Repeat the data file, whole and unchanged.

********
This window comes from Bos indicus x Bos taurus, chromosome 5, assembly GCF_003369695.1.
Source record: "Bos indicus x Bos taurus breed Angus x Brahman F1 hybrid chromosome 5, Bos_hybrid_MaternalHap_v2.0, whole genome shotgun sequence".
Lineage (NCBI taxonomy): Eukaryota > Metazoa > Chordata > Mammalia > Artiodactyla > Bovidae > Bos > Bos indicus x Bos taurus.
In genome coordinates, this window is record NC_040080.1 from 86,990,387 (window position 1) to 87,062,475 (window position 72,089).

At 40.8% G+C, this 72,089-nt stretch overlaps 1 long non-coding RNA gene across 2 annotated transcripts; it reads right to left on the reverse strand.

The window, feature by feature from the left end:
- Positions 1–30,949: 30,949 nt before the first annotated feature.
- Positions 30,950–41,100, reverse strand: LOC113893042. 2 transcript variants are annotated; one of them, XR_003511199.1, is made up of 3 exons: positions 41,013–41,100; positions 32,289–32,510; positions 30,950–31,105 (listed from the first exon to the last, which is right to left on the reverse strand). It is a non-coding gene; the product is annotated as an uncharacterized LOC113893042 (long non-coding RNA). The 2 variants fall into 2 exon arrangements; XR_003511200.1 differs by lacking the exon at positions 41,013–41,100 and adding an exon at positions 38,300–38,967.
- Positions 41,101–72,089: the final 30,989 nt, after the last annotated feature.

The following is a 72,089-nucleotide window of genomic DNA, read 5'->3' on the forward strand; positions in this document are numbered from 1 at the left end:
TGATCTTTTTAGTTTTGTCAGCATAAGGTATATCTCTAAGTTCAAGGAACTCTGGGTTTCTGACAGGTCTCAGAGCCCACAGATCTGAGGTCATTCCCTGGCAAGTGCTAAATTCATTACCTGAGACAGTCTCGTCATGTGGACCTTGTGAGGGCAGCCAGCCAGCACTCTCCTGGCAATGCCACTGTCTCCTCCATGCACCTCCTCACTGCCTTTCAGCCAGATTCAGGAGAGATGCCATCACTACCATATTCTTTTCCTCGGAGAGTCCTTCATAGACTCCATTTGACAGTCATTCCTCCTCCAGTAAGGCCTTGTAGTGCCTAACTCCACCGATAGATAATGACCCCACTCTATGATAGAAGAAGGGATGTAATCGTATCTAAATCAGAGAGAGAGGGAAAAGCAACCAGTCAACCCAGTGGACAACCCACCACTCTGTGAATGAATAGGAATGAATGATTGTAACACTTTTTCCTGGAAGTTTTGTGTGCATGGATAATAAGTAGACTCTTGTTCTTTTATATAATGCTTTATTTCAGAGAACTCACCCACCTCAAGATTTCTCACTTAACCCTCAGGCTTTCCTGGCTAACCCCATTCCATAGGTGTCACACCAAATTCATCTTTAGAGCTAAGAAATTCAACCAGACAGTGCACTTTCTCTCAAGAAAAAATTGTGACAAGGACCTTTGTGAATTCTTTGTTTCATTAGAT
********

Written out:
This window comes from Bos indicus x Bos taurus, chromosome 5, assembly GCF_003369695.1.
Source record: "Bos indicus x Bos taurus breed Angus x Brahman F1 hybrid chromosome 5, Bos_hybrid_MaternalHap_v2.0, whole genome shotgun sequence".
Lineage (NCBI taxonomy): Eukaryota > Metazoa > Chordata > Mammalia > Artiodactyla > Bovidae > Bos > Bos indicus x Bos taurus.
In genome coordinates, this window is record NC_040080.1 from 86,990,387 (window position 1) to 87,062,475 (window position 72,089).

At 40.8% G+C, this 72,089-nt stretch overlaps 1 long non-coding RNA gene across 2 annotated transcripts; it reads right to left on the reverse strand.

The window, feature by feature from the left end:
- Positions 1–30,949: 30,949 nt before the first annotated feature.
- Positions 30,950–41,100, reverse strand: LOC113893042. 2 transcript variants are annotated; one of them, XR_003511199.1, is made up of 3 exons: positions 41,013–41,100; positions 32,289–32,510; positions 30,950–31,105 (listed from the first exon to the last, which is right to left on the reverse strand). It is a non-coding gene; the product is annotated as an uncharacterized LOC113893042 (long non-coding RNA). The 2 variants fall into 2 exon arrangements; XR_003511200.1 differs by lacking the exon at positions 41,013–41,100 and adding an exon at positions 38,300–38,967.
- Positions 41,101–72,089: the final 30,989 nt, after the last annotated feature.

The following is a 72,089-nucleotide window of genomic DNA, read 5'->3' on the forward strand; positions in this document are numbered from 1 at the left end:
TGATCTTTTTAGTTTTGTCAGCATAAGGTATATCTCTAAGTTCAAGGAACTCTGGGTTTCTGACAGGTCTCAGAGCCCACAGATCTGAGGTCATTCCCTGGCAAGTGCTAAATTCATTACCTGAGACAGTCTCGTCATGTGGACCTTGTGAGGGCAGCCAGCCAGCACTCTCCTGGCAATGCCACTGTCTCCTCCATGCACCTCCTCACTGCCTTTCAGCCAGATTCAGGAGAGATGCCATCACTACCATATTCTTTTCCTCGGAGAGTCCTTCATAGACTCCATTTGACAGTCATTCCTCCTCCAGTAAGGCCTTGTAGTGCCTAACTCCACCGATAGATAATGACCCCACTCTATGATAGAAGAAGGGATGTAATCGTATCTAAATCAGAGAGAGAGGGAAAAGCAACCAGTCAACCCAGTGGACAACCCACCACTCTGTGAATGAATAGGAATGAATGATTGTAACACTTTTTCCTGGAAGTTTTGTGTGCATGGATAATAAGTAGACTCTTGTTCTTTTATATAATGCTTTATTTCAGAGAACTCACCCACCTCAAGATTTCTCACTTAACCCTCAGGCTTTCCTGGCTAACCCCATTCCATAGGTGTCACACCAAATTCATCTTTAGAGCTAAGAAATTCAACCAGACAGTGCACTTTCTCTCAAGAAAAAATTGTGACAAGGACCTTTGTGAATTCTTTGTTTCATTAGAT